If passed by the Legislature and signed into law, the bill would become effective July 1, 2017

Please enjoy the full article below;

http://www.insurancejournal.com/news/southeast/2017/02/28/443010.htm

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The Florida Cabinet has selected David Altmaier to be the state’s new insurance commissioner.

Altmaier, 34, is currently a deputy commissioner within the Florida Office of Insurance Regulation. He will replace Kevin McCarty, who is stepping down after 13 years on the job

Altmaier was one of three candidates, all OIR employees, interviewed at a special Cabinet meeting today.

He was selected after members of the Cabinet could not agree at previous meetings or at today’s on other candidates including Rep. Bill Hager; Jeffrey Bragg, a former federal insurance official; or Belinda Miller, who is OIR chief of staff.

Florida law requires that the governor and CFO must agree on the choice of an insurance commissioner, who can then be hired with the support of at least one other Cabinet member.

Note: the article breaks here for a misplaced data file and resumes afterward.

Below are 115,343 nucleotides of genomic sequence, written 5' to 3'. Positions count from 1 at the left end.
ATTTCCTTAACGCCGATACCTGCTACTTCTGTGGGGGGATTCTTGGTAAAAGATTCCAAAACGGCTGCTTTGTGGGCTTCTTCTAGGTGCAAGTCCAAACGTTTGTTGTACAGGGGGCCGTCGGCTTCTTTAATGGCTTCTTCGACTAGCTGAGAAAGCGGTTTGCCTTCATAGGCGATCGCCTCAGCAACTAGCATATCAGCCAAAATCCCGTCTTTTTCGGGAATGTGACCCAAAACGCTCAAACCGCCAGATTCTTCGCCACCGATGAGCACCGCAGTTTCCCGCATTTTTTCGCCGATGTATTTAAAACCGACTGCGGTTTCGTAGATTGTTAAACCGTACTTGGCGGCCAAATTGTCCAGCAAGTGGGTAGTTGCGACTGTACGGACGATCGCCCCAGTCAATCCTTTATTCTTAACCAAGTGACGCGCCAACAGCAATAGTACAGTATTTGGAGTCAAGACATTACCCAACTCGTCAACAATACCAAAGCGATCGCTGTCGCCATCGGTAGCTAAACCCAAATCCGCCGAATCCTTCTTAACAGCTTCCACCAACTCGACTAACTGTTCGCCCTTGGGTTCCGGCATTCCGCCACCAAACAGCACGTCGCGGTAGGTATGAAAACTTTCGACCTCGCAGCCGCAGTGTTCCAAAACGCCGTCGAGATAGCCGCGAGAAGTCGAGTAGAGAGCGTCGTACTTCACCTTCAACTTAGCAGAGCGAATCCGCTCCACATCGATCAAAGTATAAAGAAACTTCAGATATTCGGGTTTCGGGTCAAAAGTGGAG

Attorney General Pam Bondi and Agriculture Commissioner Adam Putnam joined Gov. Rick Scott and CFO Jeff Atwater in supporting Altmaier.

 

Please enjoy the full article below!

http://www.insurancejournal.com/news/southeast/2016/04/29/407083.htm

Please call L & S Insurance at 1-888-244-7400 for free quotes on Home Insurance, Auto, Flood, Private Flood, Business & Commercial, & Life & Financial products as well.

 

For the second time in a month, Florida Gov. Rick Scott and Chief Financial Officer Jeff Atwater could not reach an agreement over who will become the next insurance commissioner for the state.

At the April 26 Florida Cabinet Meeting, Cabinet Members Scott, Atwater, Attorney General Pam Bondi and Agriculture Commissioner Adam Putnam interviewed a total of four candidates from the 71 applicants who applied to the position. The spot will soon be vacated by current Insurance Commissioner Kevin McCarty, who announced his plan to resign earlier this year.

McCarty said back in January that he would resign effective May 2. The Cabinet then opened up an online application with the goal of appointing a successor at its March 29 meeting, before the start of hurricane season. However, at the March meeting, Scott refused to second Atwater’s nomination of Hager. The Cabinet needs to reach a unanimous decision on the choice with Atwater and Scott’s votes carrying the most weight.

Please enjoy the full article below;

http://www.insurancejournal.com/news/southeast/2016/04/27/406601.htm